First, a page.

• Protective – Pugs are known to be guard dogs on some occasions. In the past they have been used  in the military as tracking dogs and guard dogs. This shows that they can be protective and you can expect your pug to be protective over what he considers his. It is a great quality as long as you know how to make sure he is protecting you and your things and not himself and his things from you.

  • Stubborn – Having a natural stubborn personality, most pugs will do what they want to do and if they do not receive the proper training it can be hard to change their mind.

With all of the traits of this breed, Pugs can be a perfect pet for someone who wants a little adorable dog full of love and excitement. However to truly have an obedient and happy dog you have to know how to properly train them, and the earlier the training starts the better. Remember that you don’t need to spends tons of money for professional dog training courses. A few minutes of training a day should be enough in most cases, of course unless your dog has some real bad behavior problems.

You can learn more about Pug training, care and health by reading this book about Pugs.

9 Responses to “Pug Temperament – Understand Your Dog”

  1. Natalie says:

    Thank you, your website helped me with my pet Pug Sherman, and boy is he very stubborn.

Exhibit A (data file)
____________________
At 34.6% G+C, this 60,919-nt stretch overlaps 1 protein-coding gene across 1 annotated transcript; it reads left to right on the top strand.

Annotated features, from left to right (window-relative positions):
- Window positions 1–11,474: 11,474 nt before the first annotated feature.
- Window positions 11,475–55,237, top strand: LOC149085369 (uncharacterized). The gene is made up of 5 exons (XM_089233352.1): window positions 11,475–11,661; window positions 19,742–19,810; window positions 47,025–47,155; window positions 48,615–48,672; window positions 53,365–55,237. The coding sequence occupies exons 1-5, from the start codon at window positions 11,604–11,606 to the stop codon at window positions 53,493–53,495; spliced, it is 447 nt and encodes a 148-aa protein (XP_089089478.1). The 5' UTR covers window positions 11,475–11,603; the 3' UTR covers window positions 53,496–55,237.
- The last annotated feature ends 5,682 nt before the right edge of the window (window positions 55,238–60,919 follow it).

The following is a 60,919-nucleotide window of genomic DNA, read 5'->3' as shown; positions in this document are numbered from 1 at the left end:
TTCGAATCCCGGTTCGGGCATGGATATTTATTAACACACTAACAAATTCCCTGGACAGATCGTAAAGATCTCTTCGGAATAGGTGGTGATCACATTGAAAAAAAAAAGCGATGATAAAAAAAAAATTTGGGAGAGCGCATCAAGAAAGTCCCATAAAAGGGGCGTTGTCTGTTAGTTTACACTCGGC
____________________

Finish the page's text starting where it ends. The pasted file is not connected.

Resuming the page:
-Natalie M.

  2. katrina says:

    hi am thinking of getting a pug puppy after Christmas but are they good at learning sign language

  3. Danielle Tynan says:

    My Pug is protective , but he’s loving to me, smart, charming

    • Kim says:

      Hi Danielle,
      Have you had any problems with your pug being protective? My puppy is very very protective! She is the most lovable baby to myself and my family but she turns into a pit bull if someone so much as walks past our car! Once I let her know it’s ok and let the person slowly approach her she is fine. I honestly think it is a great trait to have in her as my older pug doesn’t show a very protective side to her. I am concerned though that she may one day act on it and bite someone and then we’re in for a world of trouble I’m afraid. Have you ever had yours attack anyone or is it more of a scare tactic by them?
      I appreciate it your feedback 🙂

  4. Michael R. says:

    I am 51 and my pug is 4 1/2 years old, he is my first pet. He is incredible, absolutely the best decision I have every made in my life. He is my wife and I’s child, the greatest little buddy there is. He goes and does everything with me.

    Pugs are the greatest pets there are. They are kind, loving, friendly and very very smart/cleaver; they don’t have a mean bone in their little bodies.

    The best, everyone should own one. Thanks



  5. Silvia Carter says: